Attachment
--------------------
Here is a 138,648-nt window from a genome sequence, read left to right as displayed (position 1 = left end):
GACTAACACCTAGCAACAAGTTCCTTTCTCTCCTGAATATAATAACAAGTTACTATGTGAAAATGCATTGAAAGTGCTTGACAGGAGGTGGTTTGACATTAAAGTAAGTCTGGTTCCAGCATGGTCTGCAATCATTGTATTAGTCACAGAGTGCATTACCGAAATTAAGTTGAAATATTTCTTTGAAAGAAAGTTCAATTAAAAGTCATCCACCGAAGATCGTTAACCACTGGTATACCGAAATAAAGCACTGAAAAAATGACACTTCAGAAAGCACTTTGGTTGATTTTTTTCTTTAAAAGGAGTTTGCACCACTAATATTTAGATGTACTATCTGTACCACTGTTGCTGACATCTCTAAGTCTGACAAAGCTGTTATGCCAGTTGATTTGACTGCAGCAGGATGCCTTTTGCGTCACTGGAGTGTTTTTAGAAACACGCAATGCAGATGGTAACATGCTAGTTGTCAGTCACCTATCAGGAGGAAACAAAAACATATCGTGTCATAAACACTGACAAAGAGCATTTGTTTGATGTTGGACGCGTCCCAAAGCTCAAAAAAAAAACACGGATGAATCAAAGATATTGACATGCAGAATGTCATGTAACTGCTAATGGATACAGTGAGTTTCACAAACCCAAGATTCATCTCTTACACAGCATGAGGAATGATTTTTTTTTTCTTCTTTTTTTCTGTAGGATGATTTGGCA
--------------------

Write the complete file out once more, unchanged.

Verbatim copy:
Here is a 138,648-nt window from a genome sequence, read left to right as displayed (position 1 = left end):
GACTAACACCTAGCAACAAGTTCCTTTCTCTCCTGAATATAATAACAAGTTACTATGTGAAAATGCATTGAAAGTGCTTGACAGGAGGTGGTTTGACATTAAAGTAAGTCTGGTTCCAGCATGGTCTGCAATCATTGTATTAGTCACAGAGTGCATTACCGAAATTAAGTTGAAATATTTCTTTGAAAGAAAGTTCAATTAAAAGTCATCCACCGAAGATCGTTAACCACTGGTATACCGAAATAAAGCACTGAAAAAATGACACTTCAGAAAGCACTTTGGTTGATTTTTTTCTTTAAAAGGAGTTTGCACCACTAATATTTAGATGTACTATCTGTACCACTGTTGCTGACATCTCTAAGTCTGACAAAGCTGTTATGCCAGTTGATTTGACTGCAGCAGGATGCCTTTTGCGTCACTGGAGTGTTTTTAGAAACACGCAATGCAGATGGTAACATGCTAGTTGTCAGTCACCTATCAGGAGGAAACAAAAACATATCGTGTCATAAACACTGACAAAGAGCATTTGTTTGATGTTGGACGCGTCCCAAAGCTCAAAAAAAAAACACGGATGAATCAAAGATATTGACATGCAGAATGTCATGTAACTGCTAATGGATACAGTGAGTTTCACAAACCCAAGATTCATCTCTTACACAGCATGAGGAATGATTTTTTTTTTCTTCTTTTTTTCTGTAGGATGATTTGGCA